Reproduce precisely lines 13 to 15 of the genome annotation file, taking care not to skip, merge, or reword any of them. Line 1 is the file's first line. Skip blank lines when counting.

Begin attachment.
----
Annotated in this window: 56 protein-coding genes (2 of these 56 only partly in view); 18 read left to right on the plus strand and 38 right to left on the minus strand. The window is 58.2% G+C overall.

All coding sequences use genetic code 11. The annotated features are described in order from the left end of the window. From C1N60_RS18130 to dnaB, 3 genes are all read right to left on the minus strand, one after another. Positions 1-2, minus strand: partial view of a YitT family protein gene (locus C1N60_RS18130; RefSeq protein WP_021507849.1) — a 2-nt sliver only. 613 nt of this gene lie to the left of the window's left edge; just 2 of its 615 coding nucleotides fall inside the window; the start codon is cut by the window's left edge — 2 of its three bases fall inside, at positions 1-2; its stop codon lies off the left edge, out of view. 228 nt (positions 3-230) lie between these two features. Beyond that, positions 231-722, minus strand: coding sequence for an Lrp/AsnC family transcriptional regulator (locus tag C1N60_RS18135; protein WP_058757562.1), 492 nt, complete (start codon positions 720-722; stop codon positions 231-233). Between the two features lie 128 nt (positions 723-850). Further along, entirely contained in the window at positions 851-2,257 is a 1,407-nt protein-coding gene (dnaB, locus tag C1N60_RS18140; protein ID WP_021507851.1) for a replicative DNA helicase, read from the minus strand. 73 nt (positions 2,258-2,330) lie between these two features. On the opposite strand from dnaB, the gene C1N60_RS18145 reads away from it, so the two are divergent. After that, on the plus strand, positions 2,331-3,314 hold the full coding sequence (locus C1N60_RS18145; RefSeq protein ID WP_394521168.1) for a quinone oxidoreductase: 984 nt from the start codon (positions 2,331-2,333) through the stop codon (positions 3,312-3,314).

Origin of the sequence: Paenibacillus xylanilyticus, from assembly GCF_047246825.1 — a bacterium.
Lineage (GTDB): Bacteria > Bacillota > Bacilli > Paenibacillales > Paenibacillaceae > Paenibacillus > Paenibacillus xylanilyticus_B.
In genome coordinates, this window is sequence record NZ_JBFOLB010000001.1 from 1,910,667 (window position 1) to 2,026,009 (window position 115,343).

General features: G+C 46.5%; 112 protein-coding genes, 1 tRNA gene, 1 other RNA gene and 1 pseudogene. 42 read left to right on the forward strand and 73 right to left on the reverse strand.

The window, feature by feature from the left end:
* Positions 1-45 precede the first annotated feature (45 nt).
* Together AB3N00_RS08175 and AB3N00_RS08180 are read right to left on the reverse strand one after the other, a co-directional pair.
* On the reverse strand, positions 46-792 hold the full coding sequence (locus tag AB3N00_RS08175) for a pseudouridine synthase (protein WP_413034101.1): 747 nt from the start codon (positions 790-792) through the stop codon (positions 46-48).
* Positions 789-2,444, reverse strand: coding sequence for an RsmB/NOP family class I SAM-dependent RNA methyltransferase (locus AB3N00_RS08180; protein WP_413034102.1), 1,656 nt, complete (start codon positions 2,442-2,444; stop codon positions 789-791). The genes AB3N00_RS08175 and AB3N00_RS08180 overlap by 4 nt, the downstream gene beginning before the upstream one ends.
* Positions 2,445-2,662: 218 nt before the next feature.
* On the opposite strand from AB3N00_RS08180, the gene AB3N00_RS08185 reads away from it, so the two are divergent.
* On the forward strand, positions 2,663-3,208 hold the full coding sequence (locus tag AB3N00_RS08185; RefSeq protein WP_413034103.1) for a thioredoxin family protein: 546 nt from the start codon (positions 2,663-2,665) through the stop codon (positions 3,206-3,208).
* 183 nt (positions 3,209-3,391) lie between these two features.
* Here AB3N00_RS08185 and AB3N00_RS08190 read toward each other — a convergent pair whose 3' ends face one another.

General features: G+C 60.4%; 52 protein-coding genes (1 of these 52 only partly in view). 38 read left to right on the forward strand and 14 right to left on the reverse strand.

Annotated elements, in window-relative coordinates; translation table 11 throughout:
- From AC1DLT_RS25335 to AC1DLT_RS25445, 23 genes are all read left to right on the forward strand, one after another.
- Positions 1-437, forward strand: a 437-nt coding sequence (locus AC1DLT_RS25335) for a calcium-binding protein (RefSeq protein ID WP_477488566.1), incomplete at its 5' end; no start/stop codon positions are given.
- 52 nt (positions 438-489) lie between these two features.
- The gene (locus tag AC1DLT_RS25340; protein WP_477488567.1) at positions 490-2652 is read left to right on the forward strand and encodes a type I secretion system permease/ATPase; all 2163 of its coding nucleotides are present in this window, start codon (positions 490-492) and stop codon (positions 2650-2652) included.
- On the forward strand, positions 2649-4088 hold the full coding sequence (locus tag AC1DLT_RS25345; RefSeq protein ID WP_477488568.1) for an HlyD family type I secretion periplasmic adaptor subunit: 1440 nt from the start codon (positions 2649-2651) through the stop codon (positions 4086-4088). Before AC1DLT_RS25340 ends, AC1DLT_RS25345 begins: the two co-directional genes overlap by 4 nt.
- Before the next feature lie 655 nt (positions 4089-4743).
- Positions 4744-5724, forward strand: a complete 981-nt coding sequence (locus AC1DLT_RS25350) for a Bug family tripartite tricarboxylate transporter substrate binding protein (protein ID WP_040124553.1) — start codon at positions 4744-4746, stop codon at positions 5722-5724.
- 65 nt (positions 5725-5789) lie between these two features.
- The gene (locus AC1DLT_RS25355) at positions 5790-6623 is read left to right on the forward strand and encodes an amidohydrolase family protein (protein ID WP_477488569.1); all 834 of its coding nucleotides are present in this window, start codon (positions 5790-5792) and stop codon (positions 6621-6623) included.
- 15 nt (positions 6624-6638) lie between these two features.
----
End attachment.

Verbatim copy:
* On the opposite strand from AB3N00_RS08180, the gene AB3N00_RS08185 reads away from it, so the two are divergent.
* On the forward strand, positions 2,663-3,208 hold the full coding sequence (locus tag AB3N00_RS08185; RefSeq protein WP_413034103.1) for a thioredoxin family protein: 546 nt from the start codon (positions 2,663-2,665) through the stop codon (positions 3,206-3,208).
* 183 nt (positions 3,209-3,391) lie between these two features.